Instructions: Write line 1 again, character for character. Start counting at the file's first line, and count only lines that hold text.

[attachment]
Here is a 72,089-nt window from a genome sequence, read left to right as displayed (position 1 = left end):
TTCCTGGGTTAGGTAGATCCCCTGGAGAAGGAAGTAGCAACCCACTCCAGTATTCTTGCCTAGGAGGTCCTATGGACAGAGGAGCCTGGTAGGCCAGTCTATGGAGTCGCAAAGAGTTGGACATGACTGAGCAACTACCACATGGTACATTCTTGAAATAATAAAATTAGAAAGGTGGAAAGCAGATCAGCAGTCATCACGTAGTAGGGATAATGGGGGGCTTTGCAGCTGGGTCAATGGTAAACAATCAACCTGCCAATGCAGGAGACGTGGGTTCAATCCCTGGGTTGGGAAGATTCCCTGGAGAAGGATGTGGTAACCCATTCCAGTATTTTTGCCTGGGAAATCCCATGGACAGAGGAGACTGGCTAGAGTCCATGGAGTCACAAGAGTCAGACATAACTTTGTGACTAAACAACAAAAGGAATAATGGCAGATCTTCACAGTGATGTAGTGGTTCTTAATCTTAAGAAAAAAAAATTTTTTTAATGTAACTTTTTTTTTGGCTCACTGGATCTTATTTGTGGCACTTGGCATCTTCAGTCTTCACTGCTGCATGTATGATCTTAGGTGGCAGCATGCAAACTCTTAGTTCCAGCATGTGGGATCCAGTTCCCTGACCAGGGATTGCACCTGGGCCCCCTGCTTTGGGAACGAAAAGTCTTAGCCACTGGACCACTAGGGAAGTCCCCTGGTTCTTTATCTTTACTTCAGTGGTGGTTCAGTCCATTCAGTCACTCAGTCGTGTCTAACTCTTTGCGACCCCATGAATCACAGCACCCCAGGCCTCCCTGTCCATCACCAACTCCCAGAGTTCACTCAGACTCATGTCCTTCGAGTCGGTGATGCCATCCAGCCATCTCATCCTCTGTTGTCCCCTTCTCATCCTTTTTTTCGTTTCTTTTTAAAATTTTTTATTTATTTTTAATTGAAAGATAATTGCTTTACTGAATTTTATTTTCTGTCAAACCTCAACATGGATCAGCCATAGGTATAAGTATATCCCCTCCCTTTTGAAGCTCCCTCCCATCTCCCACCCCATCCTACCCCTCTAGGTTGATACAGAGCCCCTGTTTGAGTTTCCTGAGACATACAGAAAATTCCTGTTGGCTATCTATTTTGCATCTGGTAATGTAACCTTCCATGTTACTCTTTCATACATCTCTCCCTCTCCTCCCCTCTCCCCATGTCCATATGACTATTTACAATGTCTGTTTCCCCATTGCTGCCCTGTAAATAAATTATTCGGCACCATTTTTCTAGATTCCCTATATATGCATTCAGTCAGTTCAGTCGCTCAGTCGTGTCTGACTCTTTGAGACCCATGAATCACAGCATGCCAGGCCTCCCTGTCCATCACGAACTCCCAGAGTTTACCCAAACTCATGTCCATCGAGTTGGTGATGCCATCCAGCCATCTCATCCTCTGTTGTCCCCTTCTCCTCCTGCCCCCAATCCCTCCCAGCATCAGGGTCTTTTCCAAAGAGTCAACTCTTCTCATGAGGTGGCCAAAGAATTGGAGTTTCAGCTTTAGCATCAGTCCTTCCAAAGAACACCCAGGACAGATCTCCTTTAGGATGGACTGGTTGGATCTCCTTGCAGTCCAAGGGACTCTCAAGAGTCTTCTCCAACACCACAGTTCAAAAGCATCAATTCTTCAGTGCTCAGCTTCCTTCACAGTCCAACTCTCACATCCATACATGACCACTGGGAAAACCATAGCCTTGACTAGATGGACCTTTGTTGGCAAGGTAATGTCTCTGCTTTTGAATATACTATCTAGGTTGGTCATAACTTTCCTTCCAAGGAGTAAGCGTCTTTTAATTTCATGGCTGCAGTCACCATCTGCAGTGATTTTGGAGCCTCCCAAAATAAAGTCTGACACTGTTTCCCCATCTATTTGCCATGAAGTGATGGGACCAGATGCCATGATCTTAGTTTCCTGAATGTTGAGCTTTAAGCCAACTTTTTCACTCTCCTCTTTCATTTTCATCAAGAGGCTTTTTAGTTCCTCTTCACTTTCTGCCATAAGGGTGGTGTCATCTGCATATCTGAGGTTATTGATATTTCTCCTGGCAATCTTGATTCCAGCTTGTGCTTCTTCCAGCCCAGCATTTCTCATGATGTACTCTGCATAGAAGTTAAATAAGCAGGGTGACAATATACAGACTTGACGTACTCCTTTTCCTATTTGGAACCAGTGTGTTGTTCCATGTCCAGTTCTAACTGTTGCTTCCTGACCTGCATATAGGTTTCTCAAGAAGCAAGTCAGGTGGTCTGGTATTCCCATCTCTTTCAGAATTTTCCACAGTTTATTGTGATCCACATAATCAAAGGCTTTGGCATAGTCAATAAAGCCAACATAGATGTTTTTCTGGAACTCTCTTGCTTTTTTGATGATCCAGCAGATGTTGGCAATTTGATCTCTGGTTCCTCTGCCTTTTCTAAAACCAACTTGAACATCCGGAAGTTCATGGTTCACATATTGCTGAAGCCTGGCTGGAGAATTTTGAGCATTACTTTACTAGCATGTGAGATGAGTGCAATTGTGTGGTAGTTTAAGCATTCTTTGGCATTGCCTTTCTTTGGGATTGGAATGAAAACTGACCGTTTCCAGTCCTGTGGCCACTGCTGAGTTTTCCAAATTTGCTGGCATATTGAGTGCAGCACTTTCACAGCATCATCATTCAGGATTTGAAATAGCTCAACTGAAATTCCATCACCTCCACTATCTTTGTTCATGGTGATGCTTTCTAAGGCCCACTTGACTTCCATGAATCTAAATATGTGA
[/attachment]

Here is a 72,089-nt window from a genome sequence, read left to right as displayed (position 1 = left end):